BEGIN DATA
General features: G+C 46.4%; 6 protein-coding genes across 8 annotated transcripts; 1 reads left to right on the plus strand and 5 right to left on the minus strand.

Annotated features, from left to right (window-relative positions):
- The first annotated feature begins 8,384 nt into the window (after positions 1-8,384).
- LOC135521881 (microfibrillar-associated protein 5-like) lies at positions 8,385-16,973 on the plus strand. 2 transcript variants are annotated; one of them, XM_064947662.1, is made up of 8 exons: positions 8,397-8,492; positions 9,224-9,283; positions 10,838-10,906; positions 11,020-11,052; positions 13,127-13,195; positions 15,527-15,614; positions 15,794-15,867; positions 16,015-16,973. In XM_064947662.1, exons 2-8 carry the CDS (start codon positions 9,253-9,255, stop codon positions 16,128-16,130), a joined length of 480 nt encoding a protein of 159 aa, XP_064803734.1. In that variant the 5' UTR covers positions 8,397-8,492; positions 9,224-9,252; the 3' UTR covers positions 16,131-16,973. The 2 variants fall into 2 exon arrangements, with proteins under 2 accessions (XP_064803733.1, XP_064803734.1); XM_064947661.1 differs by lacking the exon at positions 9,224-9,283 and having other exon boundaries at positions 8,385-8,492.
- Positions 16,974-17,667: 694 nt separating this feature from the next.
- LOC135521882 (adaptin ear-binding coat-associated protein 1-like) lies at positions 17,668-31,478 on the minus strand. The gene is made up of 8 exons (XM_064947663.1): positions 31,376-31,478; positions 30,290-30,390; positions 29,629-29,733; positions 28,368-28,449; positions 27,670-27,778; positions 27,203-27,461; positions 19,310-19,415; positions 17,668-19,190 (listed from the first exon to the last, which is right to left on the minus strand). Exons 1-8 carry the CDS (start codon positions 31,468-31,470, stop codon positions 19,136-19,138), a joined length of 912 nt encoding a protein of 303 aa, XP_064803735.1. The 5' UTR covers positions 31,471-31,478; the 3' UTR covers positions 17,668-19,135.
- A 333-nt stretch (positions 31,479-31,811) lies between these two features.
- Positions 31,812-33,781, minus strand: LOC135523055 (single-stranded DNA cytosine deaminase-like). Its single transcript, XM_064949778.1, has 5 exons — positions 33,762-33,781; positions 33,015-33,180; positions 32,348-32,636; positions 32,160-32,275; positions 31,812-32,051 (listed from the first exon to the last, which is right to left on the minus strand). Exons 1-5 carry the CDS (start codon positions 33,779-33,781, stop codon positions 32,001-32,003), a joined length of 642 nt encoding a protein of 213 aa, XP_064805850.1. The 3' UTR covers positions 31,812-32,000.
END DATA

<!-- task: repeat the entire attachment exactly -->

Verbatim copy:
General features: G+C 46.4%; 6 protein-coding genes across 8 annotated transcripts; 1 reads left to right on the plus strand and 5 right to left on the minus strand.

Annotated features, from left to right (window-relative positions):
- The first annotated feature begins 8,384 nt into the window (after positions 1-8,384).
- LOC135521881 (microfibrillar-associated protein 5-like) lies at positions 8,385-16,973 on the plus strand. 2 transcript variants are annotated; one of them, XM_064947662.1, is made up of 8 exons: positions 8,397-8,492; positions 9,224-9,283; positions 10,838-10,906; positions 11,020-11,052; positions 13,127-13,195; positions 15,527-15,614; positions 15,794-15,867; positions 16,015-16,973. In XM_064947662.1, exons 2-8 carry the CDS (start codon positions 9,253-9,255, stop codon positions 16,128-16,130), a joined length of 480 nt encoding a protein of 159 aa, XP_064803734.1. In that variant the 5' UTR covers positions 8,397-8,492; positions 9,224-9,252; the 3' UTR covers positions 16,131-16,973. The 2 variants fall into 2 exon arrangements, with proteins under 2 accessions (XP_064803733.1, XP_064803734.1); XM_064947661.1 differs by lacking the exon at positions 9,224-9,283 and having other exon boundaries at positions 8,385-8,492.
- Positions 16,974-17,667: 694 nt separating this feature from the next.
- LOC135521882 (adaptin ear-binding coat-associated protein 1-like) lies at positions 17,668-31,478 on the minus strand. The gene is made up of 8 exons (XM_064947663.1): positions 31,376-31,478; positions 30,290-30,390; positions 29,629-29,733; positions 28,368-28,449; positions 27,670-27,778; positions 27,203-27,461; positions 19,310-19,415; positions 17,668-19,190 (listed from the first exon to the last, which is right to left on the minus strand). Exons 1-8 carry the CDS (start codon positions 31,468-31,470, stop codon positions 19,136-19,138), a joined length of 912 nt encoding a protein of 303 aa, XP_064803735.1. The 5' UTR covers positions 31,471-31,478; the 3' UTR covers positions 17,668-19,135.
- A 333-nt stretch (positions 31,479-31,811) lies between these two features.
- Positions 31,812-33,781, minus strand: LOC135523055 (single-stranded DNA cytosine deaminase-like). Its single transcript, XM_064949778.1, has 5 exons — positions 33,762-33,781; positions 33,015-33,180; positions 32,348-32,636; positions 32,160-32,275; positions 31,812-32,051 (listed from the first exon to the last, which is right to left on the minus strand). Exons 1-5 carry the CDS (start codon positions 33,779-33,781, stop codon positions 32,001-32,003), a joined length of 642 nt encoding a protein of 213 aa, XP_064805850.1. The 3' UTR covers positions 31,812-32,000.